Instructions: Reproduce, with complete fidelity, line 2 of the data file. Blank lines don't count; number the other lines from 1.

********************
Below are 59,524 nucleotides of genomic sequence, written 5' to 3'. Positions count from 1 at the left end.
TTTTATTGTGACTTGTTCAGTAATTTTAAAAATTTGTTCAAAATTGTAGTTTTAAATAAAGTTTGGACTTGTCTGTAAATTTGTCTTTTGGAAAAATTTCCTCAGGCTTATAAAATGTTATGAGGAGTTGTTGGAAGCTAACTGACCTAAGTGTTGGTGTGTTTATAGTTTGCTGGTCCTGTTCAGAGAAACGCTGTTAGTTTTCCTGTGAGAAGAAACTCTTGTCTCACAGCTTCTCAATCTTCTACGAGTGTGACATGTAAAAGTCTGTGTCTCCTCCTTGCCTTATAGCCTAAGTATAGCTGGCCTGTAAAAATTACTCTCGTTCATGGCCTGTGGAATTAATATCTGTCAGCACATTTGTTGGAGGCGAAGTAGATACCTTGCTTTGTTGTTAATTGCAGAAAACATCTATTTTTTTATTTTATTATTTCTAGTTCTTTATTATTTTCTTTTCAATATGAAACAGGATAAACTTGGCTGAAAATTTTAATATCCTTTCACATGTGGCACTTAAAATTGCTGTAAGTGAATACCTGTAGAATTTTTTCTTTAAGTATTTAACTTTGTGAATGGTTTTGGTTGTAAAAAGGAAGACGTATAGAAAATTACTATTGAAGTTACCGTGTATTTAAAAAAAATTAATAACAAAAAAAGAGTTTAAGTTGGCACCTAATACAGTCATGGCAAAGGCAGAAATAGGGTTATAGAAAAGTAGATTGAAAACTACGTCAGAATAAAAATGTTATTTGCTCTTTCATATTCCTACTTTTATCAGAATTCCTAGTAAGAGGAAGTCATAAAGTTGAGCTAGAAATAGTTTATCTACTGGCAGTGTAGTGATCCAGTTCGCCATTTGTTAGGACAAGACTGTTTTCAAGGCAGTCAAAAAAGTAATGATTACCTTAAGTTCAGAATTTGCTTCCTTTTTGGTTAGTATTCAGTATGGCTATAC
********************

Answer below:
TTTTATTGTGACTTGTTCAGTAATTTTAAAAATTTGTTCAAAATTGTAGTTTTAAATAAAGTTTGGACTTGTCTGTAAATTTGTCTTTTGGAAAAATTTCCTCAGGCTTATAAAATGTTATGAGGAGTTGTTGGAAGCTAACTGACCTAAGTGTTGGTGTGTTTATAGTTTGCTGGTCCTGTTCAGAGAAACGCTGTTAGTTTTCCTGTGAGAAGAAACTCTTGTCTCACAGCTTCTCAATCTTCTACGAGTGTGACATGTAAAAGTCTGTGTCTCCTCCTTGCCTTATAGCCTAAGTATAGCTGGCCTGTAAAAATTACTCTCGTTCATGGCCTGTGGAATTAATATCTGTCAGCACATTTGTTGGAGGCGAAGTAGATACCTTGCTTTGTTGTTAATTGCAGAAAACATCTATTTTTTTATTTTATTATTTCTAGTTCTTTATTATTTTCTTTTCAATATGAAACAGGATAAACTTGGCTGAAAATTTTAATATCCTTTCACATGTGGCACTTAAAATTGCTGTAAGTGAATACCTGTAGAATTTTTTCTTTAAGTATTTAACTTTGTGAATGGTTTTGGTTGTAAAAAGGAAGACGTATAGAAAATTACTATTGAAGTTACCGTGTATTTAAAAAAAATTAATAACAAAAAAAGAGTTTAAGTTGGCACCTAATACAGTCATGGCAAAGGCAGAAATAGGGTTATAGAAAAGTAGATTGAAAACTACGTCAGAATAAAAATGTTATTTGCTCTTTCATATTCCTACTTTTATCAGAATTCCTAGTAAGAGGAAGTCATAAAGTTGAGCTAGAAATAGTTTATCTACTGGCAGTGTAGTGATCCAGTTCGCCATTTGTTAGGACAAGACTGTTTTCAAGGCAGTCAAAAAAGTAATGATTACCTTAAGTTCAGAATTTGCTTCCTTTTTGGTTAGTATTCAGTATGGCTATAC